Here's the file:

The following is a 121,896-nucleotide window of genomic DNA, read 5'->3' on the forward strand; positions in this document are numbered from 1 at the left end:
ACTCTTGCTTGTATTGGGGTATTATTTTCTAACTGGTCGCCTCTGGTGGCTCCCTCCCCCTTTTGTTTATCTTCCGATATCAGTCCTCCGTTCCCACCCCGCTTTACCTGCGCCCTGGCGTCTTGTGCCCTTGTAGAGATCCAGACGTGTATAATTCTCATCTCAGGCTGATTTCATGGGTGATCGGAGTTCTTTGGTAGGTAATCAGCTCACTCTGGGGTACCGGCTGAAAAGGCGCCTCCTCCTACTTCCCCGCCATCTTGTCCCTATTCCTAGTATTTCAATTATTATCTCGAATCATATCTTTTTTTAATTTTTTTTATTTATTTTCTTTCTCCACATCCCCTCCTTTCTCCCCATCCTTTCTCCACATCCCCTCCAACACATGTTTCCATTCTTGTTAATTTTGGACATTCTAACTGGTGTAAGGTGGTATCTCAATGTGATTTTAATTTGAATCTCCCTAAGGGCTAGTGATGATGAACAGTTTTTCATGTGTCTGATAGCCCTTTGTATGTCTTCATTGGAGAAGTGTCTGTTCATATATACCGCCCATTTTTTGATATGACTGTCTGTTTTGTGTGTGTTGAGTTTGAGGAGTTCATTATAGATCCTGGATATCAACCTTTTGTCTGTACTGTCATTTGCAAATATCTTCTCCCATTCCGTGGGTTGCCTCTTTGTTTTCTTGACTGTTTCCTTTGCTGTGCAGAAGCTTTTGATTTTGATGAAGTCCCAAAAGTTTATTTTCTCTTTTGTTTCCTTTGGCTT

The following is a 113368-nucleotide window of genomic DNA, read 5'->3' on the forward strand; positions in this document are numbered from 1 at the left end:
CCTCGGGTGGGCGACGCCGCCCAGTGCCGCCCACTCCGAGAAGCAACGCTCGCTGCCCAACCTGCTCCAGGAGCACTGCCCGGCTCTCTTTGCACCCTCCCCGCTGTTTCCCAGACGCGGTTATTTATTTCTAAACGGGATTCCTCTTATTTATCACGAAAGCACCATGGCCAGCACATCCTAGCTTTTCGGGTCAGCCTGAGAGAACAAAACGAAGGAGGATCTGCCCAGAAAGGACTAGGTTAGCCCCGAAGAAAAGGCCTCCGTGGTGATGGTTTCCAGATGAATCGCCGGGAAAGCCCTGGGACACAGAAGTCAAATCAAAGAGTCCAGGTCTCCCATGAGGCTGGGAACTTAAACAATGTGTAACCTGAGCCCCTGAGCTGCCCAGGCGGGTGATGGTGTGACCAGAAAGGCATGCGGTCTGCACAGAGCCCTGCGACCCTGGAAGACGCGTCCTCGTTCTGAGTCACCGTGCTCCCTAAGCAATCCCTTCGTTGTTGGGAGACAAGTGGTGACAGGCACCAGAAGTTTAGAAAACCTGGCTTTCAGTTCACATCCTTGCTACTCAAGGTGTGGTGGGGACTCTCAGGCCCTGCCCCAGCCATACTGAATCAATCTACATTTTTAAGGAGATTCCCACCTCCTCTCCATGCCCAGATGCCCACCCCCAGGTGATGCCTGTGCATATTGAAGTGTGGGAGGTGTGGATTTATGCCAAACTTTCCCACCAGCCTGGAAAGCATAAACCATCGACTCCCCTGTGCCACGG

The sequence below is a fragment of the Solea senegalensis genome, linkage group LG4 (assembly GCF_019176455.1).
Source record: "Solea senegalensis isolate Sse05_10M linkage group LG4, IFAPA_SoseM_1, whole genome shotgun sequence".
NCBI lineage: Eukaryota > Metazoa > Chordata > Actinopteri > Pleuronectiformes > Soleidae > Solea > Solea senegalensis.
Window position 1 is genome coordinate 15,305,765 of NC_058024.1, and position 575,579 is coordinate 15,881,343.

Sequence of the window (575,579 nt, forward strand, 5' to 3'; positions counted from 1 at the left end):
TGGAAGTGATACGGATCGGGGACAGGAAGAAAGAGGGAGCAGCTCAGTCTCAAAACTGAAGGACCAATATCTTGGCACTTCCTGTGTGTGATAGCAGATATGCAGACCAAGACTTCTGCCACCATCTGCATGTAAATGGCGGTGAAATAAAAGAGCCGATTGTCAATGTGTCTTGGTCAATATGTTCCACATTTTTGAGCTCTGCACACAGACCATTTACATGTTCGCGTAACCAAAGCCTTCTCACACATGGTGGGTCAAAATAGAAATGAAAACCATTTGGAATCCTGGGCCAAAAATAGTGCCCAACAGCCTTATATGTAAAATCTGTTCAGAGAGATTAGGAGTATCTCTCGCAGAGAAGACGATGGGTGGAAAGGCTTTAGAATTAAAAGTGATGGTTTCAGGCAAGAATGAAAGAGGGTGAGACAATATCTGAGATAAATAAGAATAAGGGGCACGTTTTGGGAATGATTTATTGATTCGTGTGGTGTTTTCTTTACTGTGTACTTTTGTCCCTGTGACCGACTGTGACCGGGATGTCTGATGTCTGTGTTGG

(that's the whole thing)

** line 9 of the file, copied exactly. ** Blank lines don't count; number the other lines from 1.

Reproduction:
Sequence of the window (575,579 nt, forward strand, 5' to 3'; positions counted from 1 at the left end):